Well, well, well… yet another independent study comes out that shows BPA is harmful at low-levels. This particular study, conducted at Yale, used monkeys, not rodents. Because primates are human’s closest relative, you can draw the conclusion that results in humans would be quite similar.


“They also used lower levels of the chemical than in past studies. ‘Our goal was to more closely mimic the slow and continuous conditions under which humans would normally be exposed to BPA,’ said study author Csaba Leranth, M.D., professor in the Department of Obstetrics, Gynecology & Reproductive Sciences and in Neurobiology at Yale. ‘As a result, this study is more indicative than past research of how BPA may actually affect humans.’”

How was the study conducted:

Over a 28-day period, Leranth and his team gave each primate 50 micrograms/kg of BPA per day, adjusted for body weight, the amount considered safe for human consumption by the Environmental Protection Agency (EPA). The team also administered estradiol, the major form of hormonal estrogen that modulates nerve cell connections in the brain. Best known as one of the principal hormone products of the ovary, estrogen has also been shown in past studies to be synthesized in the brain, where it aids the development and function of the hippocampus and prefrontal cortex.

And the results?

The team then used an electron microscope to count nerve cell connections in the brain. They found that BPA inhibits creation of the synaptic connections in the hippocampus and prefrontal cortex, areas of the brain involved with regulation of mood and formation of memory.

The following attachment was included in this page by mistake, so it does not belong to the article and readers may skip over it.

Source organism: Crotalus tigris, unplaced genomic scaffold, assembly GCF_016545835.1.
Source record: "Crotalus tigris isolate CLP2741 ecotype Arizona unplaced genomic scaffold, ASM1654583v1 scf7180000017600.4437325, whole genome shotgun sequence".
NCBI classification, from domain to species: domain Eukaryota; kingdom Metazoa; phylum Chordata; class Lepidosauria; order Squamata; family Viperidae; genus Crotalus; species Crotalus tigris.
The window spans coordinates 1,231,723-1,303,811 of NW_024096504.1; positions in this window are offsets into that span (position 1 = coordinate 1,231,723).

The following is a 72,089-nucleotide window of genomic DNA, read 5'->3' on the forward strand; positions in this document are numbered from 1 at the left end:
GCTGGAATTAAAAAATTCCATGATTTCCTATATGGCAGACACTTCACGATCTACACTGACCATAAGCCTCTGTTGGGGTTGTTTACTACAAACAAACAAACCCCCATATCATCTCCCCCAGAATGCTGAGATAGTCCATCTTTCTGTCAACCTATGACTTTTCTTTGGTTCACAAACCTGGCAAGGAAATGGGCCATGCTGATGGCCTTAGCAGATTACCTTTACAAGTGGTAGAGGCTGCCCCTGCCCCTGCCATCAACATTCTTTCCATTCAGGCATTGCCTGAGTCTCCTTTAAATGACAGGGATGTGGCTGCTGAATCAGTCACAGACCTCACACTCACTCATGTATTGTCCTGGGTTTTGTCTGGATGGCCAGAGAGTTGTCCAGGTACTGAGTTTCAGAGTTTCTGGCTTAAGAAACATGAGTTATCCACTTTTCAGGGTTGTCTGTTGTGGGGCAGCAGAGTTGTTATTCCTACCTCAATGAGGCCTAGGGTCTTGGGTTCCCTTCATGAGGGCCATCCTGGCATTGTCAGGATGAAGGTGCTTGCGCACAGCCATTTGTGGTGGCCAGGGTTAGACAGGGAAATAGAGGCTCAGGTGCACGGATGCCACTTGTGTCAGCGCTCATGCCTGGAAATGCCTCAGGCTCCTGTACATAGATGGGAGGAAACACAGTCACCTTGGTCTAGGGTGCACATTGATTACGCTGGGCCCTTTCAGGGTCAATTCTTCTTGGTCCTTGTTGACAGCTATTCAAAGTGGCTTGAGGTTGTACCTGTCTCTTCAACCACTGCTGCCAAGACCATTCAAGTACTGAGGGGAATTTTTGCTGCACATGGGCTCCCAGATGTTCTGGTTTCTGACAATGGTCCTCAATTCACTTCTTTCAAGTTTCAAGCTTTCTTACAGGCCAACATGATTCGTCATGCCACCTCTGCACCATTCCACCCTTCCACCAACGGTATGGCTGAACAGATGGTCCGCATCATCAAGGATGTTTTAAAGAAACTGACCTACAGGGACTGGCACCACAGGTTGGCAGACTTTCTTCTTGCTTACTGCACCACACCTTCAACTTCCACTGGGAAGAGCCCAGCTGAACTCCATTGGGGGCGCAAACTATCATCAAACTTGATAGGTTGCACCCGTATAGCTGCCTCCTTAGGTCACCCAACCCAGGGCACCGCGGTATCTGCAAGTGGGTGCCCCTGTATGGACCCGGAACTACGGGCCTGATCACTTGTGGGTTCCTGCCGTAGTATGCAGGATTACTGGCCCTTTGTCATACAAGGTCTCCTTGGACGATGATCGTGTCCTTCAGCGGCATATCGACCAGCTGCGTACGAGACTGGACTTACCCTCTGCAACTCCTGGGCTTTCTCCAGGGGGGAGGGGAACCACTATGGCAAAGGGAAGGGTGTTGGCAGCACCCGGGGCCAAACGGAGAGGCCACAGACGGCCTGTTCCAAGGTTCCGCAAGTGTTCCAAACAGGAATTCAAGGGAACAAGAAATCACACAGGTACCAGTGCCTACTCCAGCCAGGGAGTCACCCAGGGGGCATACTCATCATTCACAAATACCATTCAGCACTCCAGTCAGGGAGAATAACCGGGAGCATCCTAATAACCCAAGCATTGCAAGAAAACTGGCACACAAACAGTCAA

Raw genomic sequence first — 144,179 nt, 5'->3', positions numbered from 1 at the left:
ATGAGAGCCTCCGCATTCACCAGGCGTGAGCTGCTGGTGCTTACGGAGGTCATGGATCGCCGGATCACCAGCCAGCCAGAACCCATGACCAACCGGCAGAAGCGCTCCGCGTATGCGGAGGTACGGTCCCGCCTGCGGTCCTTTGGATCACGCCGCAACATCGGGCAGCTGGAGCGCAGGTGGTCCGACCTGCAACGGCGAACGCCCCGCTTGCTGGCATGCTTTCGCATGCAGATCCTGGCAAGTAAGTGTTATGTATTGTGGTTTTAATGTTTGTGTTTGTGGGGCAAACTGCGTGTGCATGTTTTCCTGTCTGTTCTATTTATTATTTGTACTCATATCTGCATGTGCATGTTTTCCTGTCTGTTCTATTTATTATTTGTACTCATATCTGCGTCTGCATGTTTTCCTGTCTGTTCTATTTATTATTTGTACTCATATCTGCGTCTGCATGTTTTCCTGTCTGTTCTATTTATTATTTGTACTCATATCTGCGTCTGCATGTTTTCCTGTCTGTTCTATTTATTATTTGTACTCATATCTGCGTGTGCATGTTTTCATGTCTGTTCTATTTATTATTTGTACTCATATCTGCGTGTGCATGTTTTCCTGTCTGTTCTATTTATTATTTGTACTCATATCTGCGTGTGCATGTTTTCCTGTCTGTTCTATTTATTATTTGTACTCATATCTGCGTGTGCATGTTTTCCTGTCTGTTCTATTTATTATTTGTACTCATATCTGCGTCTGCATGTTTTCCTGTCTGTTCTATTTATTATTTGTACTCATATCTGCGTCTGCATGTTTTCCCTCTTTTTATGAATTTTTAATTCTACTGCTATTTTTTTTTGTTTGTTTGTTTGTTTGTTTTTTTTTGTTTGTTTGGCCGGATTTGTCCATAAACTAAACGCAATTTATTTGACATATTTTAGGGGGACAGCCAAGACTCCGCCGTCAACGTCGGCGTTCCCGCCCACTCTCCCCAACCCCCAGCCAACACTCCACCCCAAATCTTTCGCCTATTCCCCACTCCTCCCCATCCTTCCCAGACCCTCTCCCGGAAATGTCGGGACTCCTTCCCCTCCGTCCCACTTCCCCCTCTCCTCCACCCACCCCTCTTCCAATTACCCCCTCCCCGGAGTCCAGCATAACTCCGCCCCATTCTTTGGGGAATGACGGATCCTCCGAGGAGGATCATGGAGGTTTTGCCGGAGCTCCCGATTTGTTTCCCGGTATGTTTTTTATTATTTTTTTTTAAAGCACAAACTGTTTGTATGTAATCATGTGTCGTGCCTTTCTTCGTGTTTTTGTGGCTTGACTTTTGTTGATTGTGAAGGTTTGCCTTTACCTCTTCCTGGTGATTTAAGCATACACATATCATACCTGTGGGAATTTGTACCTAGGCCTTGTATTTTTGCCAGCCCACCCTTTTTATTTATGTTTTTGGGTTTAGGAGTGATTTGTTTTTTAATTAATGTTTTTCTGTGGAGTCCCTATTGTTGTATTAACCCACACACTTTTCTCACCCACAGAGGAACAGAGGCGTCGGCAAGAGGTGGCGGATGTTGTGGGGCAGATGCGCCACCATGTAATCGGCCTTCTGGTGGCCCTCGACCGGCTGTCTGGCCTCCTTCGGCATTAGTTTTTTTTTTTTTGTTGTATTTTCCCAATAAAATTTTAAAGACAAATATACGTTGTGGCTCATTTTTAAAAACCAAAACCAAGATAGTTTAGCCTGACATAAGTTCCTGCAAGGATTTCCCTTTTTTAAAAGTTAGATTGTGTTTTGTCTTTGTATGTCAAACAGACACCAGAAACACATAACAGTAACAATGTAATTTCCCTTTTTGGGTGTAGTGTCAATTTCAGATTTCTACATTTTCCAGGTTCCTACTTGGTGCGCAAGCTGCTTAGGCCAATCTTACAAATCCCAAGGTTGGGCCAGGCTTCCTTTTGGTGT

“Our primate model indicates that BPA could negatively affect brain function in humans,” said study co-author Tibor Hajszan, M.D., associate research scientist in Yale Ob/Gyn. “Based on these new findings, we think the EPA may wish to consider lowering its ‘safe daily limit’ for human BPA consumption.”

Hajszan said that although daily exposure of an average person to BPA usually does not reach the level that was applied in this study, human exposure to BPA is not limited to a single month, but rather is continuous over a lifetime. “The negative effect of BPA may also be amplified when estradiol levels are naturally lower than in healthy adults. That is why exposure to BPA may particularly be risky in the case of babies and the elderly.”

Now, I don’t know about you, but the more studies such as this that are released, I am losing more and more confidence in the FDA, who are STILL claiming BPA is safe for human consumption. Obviously, they are still siding with the plastics industry and relying on biased research to draw their conclusion. Thanks to manufacturers taking things into their own hands, at least us parents who want BPA-free alternatives can get them readily. Hopefully thought the FDA will wake up, ban BPA, making our purchasing decisions much easier.
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